Although the central portions of the peninsula in Mahomet's time were practically independent, large portions of the north-west and south-east were provinces of the Byzantine and Persian empires respectively,Plan of World-conquest. whence any scheme for the conquest of Arabia would necessarily involve the conqueror in war with these great powers. The conquest of Persia is said to have been contemplated by the Prophet as early as A.H. 5, when the famous Trench was being dug; but it was not till the year A.H. 7, on the eve of the taking of Mecca, that the Prophet conceived the idea of sending missives to all known sovereigns and potentates, promising them safety if, but only if, they embraced Islam. The text of these letters, which only varied in the name of the person addressed, is preserved (doubtless faithfully) by the Moslem Oral Tradition; in the middle of the last century a French explorer professed to discover in Egypt the original of one of them—addressed to the mysterious personage called the Muqauqis (Muḳauḳis) of Egypt—and this, it appears, is still preserved amid other supposed relics of the Prophet in Constantinople, though there is little reason for believing it to be genuine. The anecdotes dealing with the reception of these letters by their addressees are all fabulous in character. Two appear to have sent favourable replies: the king of Axum, who now could send the exiles whom he had so long harboured to their successful master; and the Egyptian governor, who sent Mahomet a valuable present, including two Coptic women for his harem. The emperor Heraclius is claimed as a secret convert to Islam, on whom pressure had to be put by his advisers to conceal his convictions. The Persian king is said to have sent orders to have Mahomet arrested; his messengers arrived in Medina, but were unable to carry out the commands of their master, who died while they were there. Two of the letters are said to have had important results. One was addressed to the Himyarite chiefs (called by the south Arabian appellation qail) in Yemen, and effected their conversion; another to the governor of Bostra in Roman Arabia, who put the bearer of this insolent message to death; a force was dispatched by Mahomet immediately afterwards (beginning of A.H. 8) to avenge this outrage; and though the Moslems were defeated in their first encounter with the Byzantine forces at Mutah, they appear to have given a good account of themselves; it was here that Ja'far, cousin of the Prophet, met his death. In A.H. 9 a successful expedition was led by the Prophet himself northward, in which, though no Byzantine force was encountered, a considerable region was withdrawn from the Byzantine sphere of influence, and made either Islamic or tributary to Islam. At the time of his death (of fever, after a short illness) he was organizing an expedition for the conquest of Syria.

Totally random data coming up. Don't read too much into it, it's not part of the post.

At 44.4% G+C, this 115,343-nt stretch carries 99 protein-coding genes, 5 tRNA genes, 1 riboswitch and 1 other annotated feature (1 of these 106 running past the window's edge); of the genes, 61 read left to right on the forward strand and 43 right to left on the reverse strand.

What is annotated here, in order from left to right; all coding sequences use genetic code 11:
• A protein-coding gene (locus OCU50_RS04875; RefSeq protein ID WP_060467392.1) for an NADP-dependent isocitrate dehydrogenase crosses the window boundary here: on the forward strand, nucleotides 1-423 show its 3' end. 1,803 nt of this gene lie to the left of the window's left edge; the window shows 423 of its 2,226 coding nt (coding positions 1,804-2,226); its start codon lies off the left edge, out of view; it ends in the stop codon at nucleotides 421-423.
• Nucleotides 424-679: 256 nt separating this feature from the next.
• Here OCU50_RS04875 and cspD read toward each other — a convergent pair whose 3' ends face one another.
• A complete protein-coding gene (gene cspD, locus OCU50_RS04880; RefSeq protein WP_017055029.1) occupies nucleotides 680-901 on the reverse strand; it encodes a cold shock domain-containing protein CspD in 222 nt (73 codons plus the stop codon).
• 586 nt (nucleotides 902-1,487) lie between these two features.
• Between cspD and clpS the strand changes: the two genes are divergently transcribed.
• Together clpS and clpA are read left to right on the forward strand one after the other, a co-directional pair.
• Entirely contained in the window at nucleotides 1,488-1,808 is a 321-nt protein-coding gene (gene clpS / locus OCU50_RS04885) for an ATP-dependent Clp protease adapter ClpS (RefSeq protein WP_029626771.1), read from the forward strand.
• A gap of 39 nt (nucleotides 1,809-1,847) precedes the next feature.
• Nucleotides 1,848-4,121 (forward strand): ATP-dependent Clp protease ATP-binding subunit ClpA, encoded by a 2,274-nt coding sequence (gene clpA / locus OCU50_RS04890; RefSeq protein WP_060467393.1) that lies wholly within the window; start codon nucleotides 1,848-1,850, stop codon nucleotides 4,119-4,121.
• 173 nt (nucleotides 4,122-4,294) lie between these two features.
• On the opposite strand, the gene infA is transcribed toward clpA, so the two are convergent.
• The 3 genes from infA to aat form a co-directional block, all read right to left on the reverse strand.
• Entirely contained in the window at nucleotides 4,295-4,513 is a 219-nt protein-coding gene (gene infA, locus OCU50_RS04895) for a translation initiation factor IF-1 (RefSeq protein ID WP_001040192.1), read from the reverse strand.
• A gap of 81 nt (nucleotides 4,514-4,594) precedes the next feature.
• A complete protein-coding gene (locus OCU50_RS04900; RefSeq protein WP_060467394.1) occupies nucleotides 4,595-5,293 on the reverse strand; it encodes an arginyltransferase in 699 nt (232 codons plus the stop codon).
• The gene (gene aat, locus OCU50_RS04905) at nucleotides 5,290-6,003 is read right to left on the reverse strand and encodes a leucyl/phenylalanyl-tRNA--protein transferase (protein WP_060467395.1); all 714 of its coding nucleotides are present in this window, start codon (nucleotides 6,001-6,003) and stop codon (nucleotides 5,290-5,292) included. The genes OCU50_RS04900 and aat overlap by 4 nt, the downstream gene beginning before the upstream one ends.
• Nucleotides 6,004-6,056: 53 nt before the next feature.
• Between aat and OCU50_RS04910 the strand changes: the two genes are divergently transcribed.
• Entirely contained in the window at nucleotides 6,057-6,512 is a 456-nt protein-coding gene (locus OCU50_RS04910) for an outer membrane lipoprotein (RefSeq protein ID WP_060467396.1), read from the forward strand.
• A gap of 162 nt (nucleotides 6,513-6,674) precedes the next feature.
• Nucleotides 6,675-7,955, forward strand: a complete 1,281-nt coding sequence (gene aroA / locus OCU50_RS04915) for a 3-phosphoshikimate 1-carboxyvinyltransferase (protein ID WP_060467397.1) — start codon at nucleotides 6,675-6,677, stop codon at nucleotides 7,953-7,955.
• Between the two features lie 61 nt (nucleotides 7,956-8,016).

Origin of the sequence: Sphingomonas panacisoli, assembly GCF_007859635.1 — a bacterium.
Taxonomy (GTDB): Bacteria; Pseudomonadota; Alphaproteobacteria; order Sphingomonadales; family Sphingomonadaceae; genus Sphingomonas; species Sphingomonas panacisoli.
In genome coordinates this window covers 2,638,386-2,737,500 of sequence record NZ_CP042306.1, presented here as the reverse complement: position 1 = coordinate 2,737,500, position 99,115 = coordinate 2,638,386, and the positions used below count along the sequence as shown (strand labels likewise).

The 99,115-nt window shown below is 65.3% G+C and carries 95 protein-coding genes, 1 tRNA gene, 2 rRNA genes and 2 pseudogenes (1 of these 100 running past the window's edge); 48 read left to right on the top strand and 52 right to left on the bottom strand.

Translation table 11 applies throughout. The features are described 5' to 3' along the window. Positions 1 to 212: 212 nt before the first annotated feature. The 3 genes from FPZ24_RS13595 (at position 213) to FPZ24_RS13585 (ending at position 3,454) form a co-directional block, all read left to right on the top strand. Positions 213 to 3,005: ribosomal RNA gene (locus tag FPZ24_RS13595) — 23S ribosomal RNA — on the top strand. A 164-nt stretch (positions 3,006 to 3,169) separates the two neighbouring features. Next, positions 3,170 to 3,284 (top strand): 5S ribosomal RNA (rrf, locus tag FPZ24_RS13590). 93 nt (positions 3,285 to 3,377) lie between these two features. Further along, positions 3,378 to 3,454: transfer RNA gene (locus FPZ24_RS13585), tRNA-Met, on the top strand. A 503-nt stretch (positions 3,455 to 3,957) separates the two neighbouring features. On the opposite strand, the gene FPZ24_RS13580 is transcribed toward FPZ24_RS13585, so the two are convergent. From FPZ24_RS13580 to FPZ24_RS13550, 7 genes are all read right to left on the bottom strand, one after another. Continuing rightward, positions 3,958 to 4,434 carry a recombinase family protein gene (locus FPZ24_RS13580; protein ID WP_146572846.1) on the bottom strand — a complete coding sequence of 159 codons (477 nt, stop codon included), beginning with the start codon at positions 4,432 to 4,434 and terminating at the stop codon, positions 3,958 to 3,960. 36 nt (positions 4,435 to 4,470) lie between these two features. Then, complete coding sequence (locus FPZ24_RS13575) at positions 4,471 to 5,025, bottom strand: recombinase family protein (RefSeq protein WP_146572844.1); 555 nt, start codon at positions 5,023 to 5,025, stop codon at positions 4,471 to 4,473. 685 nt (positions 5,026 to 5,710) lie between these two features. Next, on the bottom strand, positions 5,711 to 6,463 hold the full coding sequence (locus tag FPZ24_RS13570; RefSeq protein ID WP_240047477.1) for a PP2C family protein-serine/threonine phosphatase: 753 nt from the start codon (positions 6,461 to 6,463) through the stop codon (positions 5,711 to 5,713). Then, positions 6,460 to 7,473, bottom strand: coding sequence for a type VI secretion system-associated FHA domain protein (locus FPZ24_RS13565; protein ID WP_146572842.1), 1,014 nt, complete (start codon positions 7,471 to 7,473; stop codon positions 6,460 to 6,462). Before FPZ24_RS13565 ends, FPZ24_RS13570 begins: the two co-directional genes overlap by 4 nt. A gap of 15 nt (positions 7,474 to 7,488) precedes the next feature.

The Prophet claimed throughout that his revelation confirmed the Jewish and Christian Scriptures, and this claim is on the whole reasonable,Jewish and Christian Communities. though his acquaintance with both was in the highest degree vague and inaccurate. Still he reproduced the Old Testament as faithfully as he could, and though he patriotically endeavours to shed some lustre on his supposed ancestor Ishmael, he does not appear to have questioned the Biblical theory according to which the founder of the north Arabian nations was the son of a slave girl. On neither the truth of the Biblical history and miracles nor the validity of the Mosaic legislation does he appear to have cast any doubt. He even allows that Israel was the chosen people. The Gospel was known to him chiefly through apocryphal and heretical sources, which cannot certainly be identified; but he accepted the doctrine of the Virgin-birth, the miracles of healing the sick and raising the dead, and the ascension; the crucifixion and resurrection were clearly denied by the sect from whom he had received his information, and rejected by him, though certainly not because of any miracle which the latter involved; His quarrel with the Jews at Medina appears to have been by no means of his own seeking, but to have arisen unavoidably, owing to his particular view of his office being such as they could not accept; and his attempt to discredit, not the Mosaic Law, but the form in which they presented it, was an expedient to which he resorted in self-defence. An attempt was made shortly after his arrival at Medina to settle the relations between the two communities by a treaty, according to which, while their equality was guaranteed there should be little interference between the two; this, however, was found unworkable, and each victory of Mahomet over the Meccans was followed by violent measures against the Medinese Israelites. When experience had shown him their military incompetence he appears to have been unable to resist the temptation to appropriate their goods for the benefit of his followers; and his attack on the flourishing Jewish settlement of Khaibar, after the affair of Ḥodaibiyah, appears to have been practically unprovoked, and designed to satisfy his discontented adherents by an accession of plunder. Yet the consciousness that this process was economically wasteful suggested to him an idea which Islamic states are only now abandoning, viz. that of a tolerated caste, who should till the soil and provide sustenance for the Believers who were to be the fighting caste. Whereas then his former plan in dealing with Israelites had been to banish or massacre, he now left the former owners of Khaibar (who had survived the capture of the place) in possession of the soil, of whose produce they were to pay a fixed proportion to the Islamic state. The same principle was adopted in the case of later conquests of Jewish settlements.